It is the same for all who are the recipients of God’s redeeming love. God’s choice of those He loves is determined by Him - by Him alone! When God makes His love known to a rebellious sinner, rest assured that it was because He wanted to, not because the rebellious sinner was found worthy. This was the very reason given for His love for Israel instead of other nations (Deuteronomy 7:7,8). When God said, Jacob have I loved, He was expressing His purpose to show favor toward a particular people. Why? The reason is hidden in the infinite mind and heart of God, who is love!

Why would God send forth His only Son to live under the law, under the restrictions of time, in a sin cursed world, rejected by His creatures, and ultimately to be crucified upon a cruel cross? What possibly could have been the motivation for such an incredible gift toward rebellious sinners whom He created? Surely the answer must be found in love: that self-emptying quality that seeks the good of another who has no ability to repay! God so loved the world that he gave his only begotten Son! Why did He give? Because He loved! Why did He love? Because that is who He is.

This message of God’s peculiar love and the impact this knowledge ought to have upon the recipients is the burden of the prophet Malachi to the sons of Jacob. Malachi argues that this special love should have been the great motivation for distinguishing worship and service. If they had truly understood God’s electing love for them they would have been moved toward loving obedience. They did not understand or appreciate God’s special love.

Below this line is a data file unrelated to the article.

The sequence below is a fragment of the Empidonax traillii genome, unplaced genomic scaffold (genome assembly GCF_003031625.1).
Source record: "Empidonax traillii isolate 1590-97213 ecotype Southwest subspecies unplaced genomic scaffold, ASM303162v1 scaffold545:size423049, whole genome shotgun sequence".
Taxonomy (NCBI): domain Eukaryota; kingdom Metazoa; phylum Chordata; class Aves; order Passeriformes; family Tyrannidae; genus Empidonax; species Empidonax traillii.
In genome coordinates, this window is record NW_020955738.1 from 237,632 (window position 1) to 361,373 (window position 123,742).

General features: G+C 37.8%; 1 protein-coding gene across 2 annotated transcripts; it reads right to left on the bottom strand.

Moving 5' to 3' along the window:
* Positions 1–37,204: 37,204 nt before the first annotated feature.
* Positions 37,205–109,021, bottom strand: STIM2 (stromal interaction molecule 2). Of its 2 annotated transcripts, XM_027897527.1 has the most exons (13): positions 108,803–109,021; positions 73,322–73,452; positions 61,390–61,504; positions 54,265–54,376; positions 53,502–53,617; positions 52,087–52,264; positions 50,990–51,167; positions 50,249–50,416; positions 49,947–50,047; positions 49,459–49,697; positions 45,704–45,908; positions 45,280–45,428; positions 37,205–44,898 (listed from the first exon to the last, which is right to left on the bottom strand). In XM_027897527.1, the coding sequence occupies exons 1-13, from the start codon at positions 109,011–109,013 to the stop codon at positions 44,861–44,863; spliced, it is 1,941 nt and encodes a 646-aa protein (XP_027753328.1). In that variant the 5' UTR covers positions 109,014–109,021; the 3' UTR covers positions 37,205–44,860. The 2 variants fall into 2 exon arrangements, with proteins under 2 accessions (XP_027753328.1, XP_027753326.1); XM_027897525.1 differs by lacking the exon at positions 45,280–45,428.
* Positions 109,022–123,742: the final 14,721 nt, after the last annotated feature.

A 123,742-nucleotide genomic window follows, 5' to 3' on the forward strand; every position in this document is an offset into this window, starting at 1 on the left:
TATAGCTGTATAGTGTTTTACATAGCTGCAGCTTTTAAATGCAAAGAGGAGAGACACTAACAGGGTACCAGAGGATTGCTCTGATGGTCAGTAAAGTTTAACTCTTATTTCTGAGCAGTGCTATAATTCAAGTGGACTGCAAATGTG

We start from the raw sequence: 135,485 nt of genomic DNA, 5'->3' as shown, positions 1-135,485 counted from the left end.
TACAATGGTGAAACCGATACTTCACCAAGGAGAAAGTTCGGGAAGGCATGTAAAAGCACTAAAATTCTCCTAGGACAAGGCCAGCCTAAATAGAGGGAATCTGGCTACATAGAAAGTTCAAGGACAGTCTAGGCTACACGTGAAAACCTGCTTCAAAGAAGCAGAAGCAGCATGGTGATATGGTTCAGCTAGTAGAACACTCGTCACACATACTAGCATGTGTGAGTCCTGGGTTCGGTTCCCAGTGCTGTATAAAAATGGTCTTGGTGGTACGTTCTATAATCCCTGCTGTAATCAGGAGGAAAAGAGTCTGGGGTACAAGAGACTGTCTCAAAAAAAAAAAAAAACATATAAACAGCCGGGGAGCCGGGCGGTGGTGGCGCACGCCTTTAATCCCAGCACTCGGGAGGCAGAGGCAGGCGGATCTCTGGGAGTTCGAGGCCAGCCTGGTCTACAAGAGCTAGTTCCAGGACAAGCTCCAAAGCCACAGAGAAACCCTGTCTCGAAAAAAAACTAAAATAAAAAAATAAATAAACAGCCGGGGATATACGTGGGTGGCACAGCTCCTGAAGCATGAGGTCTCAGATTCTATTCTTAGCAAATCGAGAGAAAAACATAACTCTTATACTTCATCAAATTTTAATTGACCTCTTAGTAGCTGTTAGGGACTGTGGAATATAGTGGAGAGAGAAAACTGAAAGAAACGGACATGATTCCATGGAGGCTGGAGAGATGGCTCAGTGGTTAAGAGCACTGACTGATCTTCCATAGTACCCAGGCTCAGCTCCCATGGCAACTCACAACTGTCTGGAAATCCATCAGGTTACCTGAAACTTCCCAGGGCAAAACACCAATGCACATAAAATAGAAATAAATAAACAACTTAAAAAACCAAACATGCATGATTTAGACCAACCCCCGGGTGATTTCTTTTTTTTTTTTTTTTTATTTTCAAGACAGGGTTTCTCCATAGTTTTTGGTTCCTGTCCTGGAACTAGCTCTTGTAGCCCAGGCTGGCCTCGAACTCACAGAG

There is far too little preaching today about the peculiar love of God for His people. Most preachers speak of God’s love in universal terms and leave all sinners believing that God’s love is equally upon one and all. The believer fails to appreciate the unique nature of God’s love for him. The result is a lack of appreciation and humble thanksgiving to a holy God who chose to love him when He could have justly hated him and left him to the destruction of his rebellious heart.

Since God loves, not because of anything deserving in us, then should we not be overwhelmed in our lives to give our very best in worship and service to Him? A proper view of God’s love will not leave us careless and indifferent toward Him and His righteousness. On the contrary, we will find great satisfaction in keeping ourselves in His love and seeking to do His will in all of life.

God’s love is so great and so particular that He chastens those He loves in order to produce in them that holiness and righteousness that is part of who He is (Hebrews 12:6). He wants His children to resemble Him! He treats us in a peculiar way from every other creature, because He loves us!

And a final thought of great comfort is that nothing shall separate us from the love of God which is in Christ Jesus our Lord (Romans 8:37-39). He will never quit loving those whom He loves. His is an everlasting love, therefore nothing in us or outside of us will ever be able to separate us from His great love. Be encouraged dear child of God by continually thinking upon your Father’s great love for you!

Kyle White, Pastor
September, 2006